Four ETSU fraternities will move on campus this fall

David Floyd • Jun 22, 2019 at 12:24 AM

Starting in the 2019 fall semester, four fraternities at East Tennessee State University will move into space on the college’s campus.

Sigma Phi Epsilon and Sigma Alpha Epsilon will begin leasing campus houses along the 900 block of West Maple Street, which Jeff Howard, the university’s associate vice president for student life and engagement, said will act as “learning communities” but not residential spaces.

“So they will have them for small gatherings, meetings, hang out space, for academics, tutoring, study, so kind of a communal space that they can come hang out,” he said, “but not residential, and they’re certainly not going to be large enough that those chapters can have chapter meetings in those homes.”

The two other fraternities, Alpha Sigma Phi and Beta Upsilon Chi, will rent suites in an on campus residence hall but the fraternities won’t reside in the building. Howard said three of the four fraternities, not Alpha Sigma Phi, have previously occupied off campus housing in the past.

In early 2018, university officials said they were putting together a plan to move all fraternities on campus by 2020, and in July 2018, Howard said ETSU stopped recognizing new off campus fraternity houses.

Howard said Pi Kappa Alpha and Sigma Phi Epsilon no longer own houses in the Tree Streets. Sigma Nu, which hasn’t been active at ETSU for years, still owns a house in the Tree Streets, but Howard said the house is currently empty.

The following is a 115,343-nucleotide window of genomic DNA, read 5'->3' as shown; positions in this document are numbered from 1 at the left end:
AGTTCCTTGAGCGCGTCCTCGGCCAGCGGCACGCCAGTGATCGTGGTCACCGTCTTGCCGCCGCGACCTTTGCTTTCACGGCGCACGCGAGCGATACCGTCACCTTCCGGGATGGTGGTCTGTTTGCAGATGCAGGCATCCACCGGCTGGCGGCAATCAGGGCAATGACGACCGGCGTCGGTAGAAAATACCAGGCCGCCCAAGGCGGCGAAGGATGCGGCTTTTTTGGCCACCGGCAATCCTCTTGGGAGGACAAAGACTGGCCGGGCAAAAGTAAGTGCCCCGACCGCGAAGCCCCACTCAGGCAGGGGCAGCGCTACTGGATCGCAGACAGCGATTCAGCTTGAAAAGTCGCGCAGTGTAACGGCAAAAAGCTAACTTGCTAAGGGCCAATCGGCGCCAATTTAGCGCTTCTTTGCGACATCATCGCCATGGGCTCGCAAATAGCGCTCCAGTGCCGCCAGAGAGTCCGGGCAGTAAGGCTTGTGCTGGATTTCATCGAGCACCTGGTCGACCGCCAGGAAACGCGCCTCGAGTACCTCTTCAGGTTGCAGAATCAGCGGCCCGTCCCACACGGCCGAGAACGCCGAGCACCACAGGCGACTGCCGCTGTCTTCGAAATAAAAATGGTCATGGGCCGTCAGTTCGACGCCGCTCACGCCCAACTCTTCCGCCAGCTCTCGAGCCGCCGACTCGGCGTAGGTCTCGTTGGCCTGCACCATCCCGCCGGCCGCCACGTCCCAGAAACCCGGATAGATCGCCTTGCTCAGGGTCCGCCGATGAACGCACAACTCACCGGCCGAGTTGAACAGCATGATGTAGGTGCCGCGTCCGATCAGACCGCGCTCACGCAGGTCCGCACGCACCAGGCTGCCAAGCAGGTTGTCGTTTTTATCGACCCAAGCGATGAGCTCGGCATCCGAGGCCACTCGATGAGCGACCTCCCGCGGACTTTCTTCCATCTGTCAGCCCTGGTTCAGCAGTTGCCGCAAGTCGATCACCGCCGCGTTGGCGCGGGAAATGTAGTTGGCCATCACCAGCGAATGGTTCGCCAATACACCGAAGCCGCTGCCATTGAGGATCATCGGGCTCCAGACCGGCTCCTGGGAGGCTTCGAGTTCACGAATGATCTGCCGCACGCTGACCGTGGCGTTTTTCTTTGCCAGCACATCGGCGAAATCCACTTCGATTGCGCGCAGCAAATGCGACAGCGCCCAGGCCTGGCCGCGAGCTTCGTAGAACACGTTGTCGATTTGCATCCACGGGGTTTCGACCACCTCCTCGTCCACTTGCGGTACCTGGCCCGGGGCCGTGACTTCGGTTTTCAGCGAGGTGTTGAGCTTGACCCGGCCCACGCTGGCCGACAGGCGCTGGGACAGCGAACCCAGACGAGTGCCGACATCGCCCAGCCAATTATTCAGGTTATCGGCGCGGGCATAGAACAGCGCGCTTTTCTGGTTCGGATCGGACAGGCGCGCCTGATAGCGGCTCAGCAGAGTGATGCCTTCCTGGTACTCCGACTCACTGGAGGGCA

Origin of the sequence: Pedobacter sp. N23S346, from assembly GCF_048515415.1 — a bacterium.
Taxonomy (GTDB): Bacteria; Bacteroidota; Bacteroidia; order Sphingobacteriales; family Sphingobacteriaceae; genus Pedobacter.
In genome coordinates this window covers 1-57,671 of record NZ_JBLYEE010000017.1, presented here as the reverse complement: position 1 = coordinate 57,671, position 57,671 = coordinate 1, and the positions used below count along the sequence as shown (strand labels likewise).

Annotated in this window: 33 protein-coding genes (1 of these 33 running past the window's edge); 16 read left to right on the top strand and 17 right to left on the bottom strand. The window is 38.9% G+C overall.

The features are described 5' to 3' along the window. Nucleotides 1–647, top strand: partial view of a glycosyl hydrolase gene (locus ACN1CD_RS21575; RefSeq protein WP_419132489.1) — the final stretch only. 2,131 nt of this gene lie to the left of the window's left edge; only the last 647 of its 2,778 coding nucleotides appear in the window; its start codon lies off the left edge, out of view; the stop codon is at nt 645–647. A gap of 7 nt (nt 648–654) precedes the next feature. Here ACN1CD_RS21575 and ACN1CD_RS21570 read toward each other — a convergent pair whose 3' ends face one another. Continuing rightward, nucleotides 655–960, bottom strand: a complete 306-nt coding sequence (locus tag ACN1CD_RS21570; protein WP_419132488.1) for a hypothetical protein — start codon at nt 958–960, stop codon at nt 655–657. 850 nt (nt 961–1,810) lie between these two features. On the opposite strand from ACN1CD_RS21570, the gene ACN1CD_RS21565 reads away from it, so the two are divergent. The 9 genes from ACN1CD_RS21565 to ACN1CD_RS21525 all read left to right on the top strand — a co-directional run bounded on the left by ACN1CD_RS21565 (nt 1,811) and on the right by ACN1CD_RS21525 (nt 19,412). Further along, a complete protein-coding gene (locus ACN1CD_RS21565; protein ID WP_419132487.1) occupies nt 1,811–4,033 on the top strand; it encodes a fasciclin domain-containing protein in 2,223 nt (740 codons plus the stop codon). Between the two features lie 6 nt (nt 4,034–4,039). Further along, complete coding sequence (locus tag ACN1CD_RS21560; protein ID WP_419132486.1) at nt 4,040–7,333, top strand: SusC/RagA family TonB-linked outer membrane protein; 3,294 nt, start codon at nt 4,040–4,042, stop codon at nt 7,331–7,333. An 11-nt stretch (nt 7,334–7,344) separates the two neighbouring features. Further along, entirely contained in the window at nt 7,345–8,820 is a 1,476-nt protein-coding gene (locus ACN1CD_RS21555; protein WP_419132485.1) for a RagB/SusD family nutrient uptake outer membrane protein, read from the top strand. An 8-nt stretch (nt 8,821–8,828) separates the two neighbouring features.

Howard said the university has received complaints in the past from community members about traffic, parking and noise around the off campus houses. By moving fraternities on campus, Howard said ETSU aims to strengthen the link between fraternities and the university.

“Our goal has been always to better connect the fraternities with the campus,” he said. “Their goal for the most part has been to get onto campus and raise their profile among the student body in hopes of supporting their growth as chapters.”

Howard said there is some potential for fraternities to eventually have residential space on campus and noted that college officials have visited spaces at Virginia Tech, the University of West Georgia and Wofford College to see how the institutions were housing their fraternity and sorority communities.

“This, for our fraternities, we think is an interim step,” Howard said. “They have hopes to perhaps do a new construction build over the next several years, and we’re still open to that, but this is one of those things where we have an opportunity to give it a go [and] test the waters.”

Over the next three to five years, he said the university will assess the success of the project and will then decide their next phase.

One ETSU fraternity, Sigma Chi, still has a house on Maple Street.

“They are the only off-campus fraternity, period, and the only one that we recognize,” Howard said. The university hopes Sigma Chi will eventually move to campus in the next couple of years, Howard said.

Peck Gill, the secretary/treasurer of the Sigma Chi house corporation, said the fraternity has been in its house at 734 W Maple St. since 1970. The house contains a lot of fraternity tradition, he said.

“We want to be good neighbors to the Tree Streets and the neighbors around us, and for the most part, we have been,” he said.

Gill said the house corporation has discussed the topic of moving Sigma Chi to an on campus location, but noted that other fraternities moving on campus don’t have other facilities to choose from and therefore have no other choices. Gill said the organization is waiting to see how Sigma Phi Epsilon and Sigma Alpha Epsilon respond to the new space.

Gill said the on campus houses will contain “extremely limited” gathering spaces for the fraternities.

“My understanding is there will be no modifications to these structures,” he said. “So it is small office space, and the fire marshall will determine the occupancy rate, which will be a low, low number.”

He said the Sigma Chi house in the Tree Streets is well-maintained and safe.

“We have a backyard for activities, we’re a block off campus, we’re paid for,” Gill said. “You’ve got all the right things for us to stay where we are.”

Johnson City Press Videos